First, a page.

Based on the analyst consensus, UL’s earnings per share over the next three years is projected to grow 26.25%.

Now sporting a hefty dividend yield of 3.90%, Unilever is appealing to income and growth investors alike. The company has weathered the pandemic and it’s positioned to thrive when current global headwinds dissipate.

Invading the marijuana market…

With current cash on hand of $6.58 billion (most recent quarter) and manageable debt, Unilever boasts an ample war chest for future acquisitions.

My sources in the cannabis industry tell me that UL is looking to make major forays into the pot sector next year.

Indeed, Unilever recently inked a distribution deal with Canada-based cannabidiol (CBD) maker Neptune Wellness Solutions (NSDQ: NEPT) that’s on track to generate up to $100 million or more a year in sales.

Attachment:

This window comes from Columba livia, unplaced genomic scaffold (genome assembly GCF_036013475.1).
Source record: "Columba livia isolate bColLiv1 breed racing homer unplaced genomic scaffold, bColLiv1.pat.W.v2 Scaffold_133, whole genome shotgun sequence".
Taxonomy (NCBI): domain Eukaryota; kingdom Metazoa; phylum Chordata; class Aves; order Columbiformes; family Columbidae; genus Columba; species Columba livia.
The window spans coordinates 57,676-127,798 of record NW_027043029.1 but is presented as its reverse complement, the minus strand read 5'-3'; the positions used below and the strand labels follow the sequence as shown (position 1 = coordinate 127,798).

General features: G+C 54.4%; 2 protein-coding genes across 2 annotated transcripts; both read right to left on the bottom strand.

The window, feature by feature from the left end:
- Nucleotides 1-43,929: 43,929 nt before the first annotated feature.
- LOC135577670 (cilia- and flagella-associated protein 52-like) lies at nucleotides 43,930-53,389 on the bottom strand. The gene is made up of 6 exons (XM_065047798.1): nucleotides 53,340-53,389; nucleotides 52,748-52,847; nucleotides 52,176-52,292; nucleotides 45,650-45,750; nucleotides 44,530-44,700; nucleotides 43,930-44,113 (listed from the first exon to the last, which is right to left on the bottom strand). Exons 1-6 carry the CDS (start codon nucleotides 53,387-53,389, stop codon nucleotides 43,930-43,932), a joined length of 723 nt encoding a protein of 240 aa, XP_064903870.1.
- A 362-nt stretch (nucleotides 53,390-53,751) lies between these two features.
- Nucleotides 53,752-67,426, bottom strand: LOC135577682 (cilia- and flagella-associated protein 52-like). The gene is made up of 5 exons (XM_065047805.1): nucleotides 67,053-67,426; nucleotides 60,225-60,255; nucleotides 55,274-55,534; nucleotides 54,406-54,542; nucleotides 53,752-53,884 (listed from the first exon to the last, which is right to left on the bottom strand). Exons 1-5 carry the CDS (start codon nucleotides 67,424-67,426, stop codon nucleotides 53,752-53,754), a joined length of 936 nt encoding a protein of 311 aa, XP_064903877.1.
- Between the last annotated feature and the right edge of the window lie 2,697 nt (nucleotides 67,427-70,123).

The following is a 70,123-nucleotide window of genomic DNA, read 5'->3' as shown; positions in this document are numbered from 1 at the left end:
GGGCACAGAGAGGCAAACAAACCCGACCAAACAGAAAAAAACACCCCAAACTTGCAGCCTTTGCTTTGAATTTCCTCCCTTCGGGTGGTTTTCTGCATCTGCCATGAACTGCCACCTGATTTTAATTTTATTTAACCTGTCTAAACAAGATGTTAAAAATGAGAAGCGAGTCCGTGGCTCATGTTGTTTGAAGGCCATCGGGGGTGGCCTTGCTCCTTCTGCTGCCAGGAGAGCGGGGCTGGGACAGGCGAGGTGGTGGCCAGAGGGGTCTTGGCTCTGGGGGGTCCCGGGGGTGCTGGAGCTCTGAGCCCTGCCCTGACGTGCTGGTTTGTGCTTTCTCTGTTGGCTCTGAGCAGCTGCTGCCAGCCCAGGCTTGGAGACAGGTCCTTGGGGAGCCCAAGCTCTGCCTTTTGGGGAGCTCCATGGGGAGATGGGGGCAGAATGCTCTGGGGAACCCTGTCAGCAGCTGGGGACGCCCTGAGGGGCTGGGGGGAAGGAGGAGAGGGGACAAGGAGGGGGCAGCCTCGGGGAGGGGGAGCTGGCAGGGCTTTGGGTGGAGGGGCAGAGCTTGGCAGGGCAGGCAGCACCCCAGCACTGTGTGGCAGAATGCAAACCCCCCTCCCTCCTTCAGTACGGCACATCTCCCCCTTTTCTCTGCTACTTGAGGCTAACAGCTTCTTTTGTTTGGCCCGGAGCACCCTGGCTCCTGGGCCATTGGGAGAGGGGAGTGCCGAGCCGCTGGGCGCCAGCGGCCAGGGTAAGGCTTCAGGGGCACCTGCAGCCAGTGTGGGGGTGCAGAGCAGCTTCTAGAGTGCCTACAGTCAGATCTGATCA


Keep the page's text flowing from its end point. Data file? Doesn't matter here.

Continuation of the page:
Food and beverage conglomerates like Unilever are buying up companies that make branded marijuana products, including everything from cannabis-infused beer to THC-laced gummy bears.

Companies in the consumer foods, health services, and cosmetics industries are increasingly infusing their products with marijuana. Acquiring a small local or regional brand, such as Neptune Wellness, is a fast way to accomplish this goal.

Marijuana has emerged as a consumer staple, as reflected by the soaring sales this year for pot. That’s why I just launched a brand-new service detailing how you can financially benefit from the legalization of cannabis. Called Marijuana Profit Alert, it’s your guide to making money in these tumultuous times. Click here to learn more.

John Persinos is the editorial director of Investing Daily. You can reach John at: mailbag@investingdaily.com